Statement of Belief
The Artist’s Religious Philosophy
About ten years ago Cadieux, who was raised Christian, became interested in studying Judaism and the Bible from the Jewish perspective. Ultimately, she began attending a Messianic Synagogue, because their form of Judaism embraces Yeshua (Jesus) as the Messiah. “I realized I wanted to say something with my art work about my new understanding that the entire Bible was a Jewish text,” she explains.
With dedication and intensity, Cadieux delved into researching Biblical history, and learning to read and write Hebrew. “As I began to study Hebrew, I discovered it to be a highly visual language, far more so than English. Even the letters of the Hebrew language paint pictures.”
About Her Signature
As she was painting “In Pastures Green” (at right), she decided to write in the background of the painting the first three verses of the 23rd Psalm. The last of these verses ends with “for His Name’s sake,” which happened to fall in the lower right-hand corner of the canvas where she usually signs her name. Seeing this, she realized that this is how she wanted to sign her paintings from then on — with L’Ma’an Sh’Mo, the phrase in Hebrew.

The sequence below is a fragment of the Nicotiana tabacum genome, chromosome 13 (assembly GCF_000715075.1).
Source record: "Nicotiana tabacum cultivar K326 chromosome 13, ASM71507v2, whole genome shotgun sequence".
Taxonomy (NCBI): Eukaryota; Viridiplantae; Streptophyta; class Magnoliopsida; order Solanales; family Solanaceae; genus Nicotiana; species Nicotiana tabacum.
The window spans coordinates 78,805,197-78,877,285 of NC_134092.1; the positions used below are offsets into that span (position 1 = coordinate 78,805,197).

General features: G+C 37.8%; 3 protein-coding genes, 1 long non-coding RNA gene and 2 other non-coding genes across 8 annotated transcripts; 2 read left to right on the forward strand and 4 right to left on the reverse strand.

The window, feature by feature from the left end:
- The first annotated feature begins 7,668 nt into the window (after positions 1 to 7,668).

Using this signature would give her a way of reconciling a conflict she had been struggling with for a while, having been influenced by Judaism’s prohibition against creating representational art. That prohibition stems from the part of the Ten Commandments which states that we are not to create any image of anything in the heavens, on earth or in the seas, because we might worship it. She knew she wanted to continue to paint God’s creation, but she also wanted to give Him the credit for what He had created. Signing her paintings this way lets her do both. It also exalts His Name, not the artist’s.
The artist has increasingly made spiritually themed paintings her main focus during the past several years. The themes are inspired by original Hebrew Scriptures. Her realistic paintings depict figures or landscapes, and are designed to be timeless and classical. The astute observer will find scriptures as part of that design, contributing to the biblical narrative. Thus, the works can be enjoyed as a pure visual form, or understood as prophetic revelation.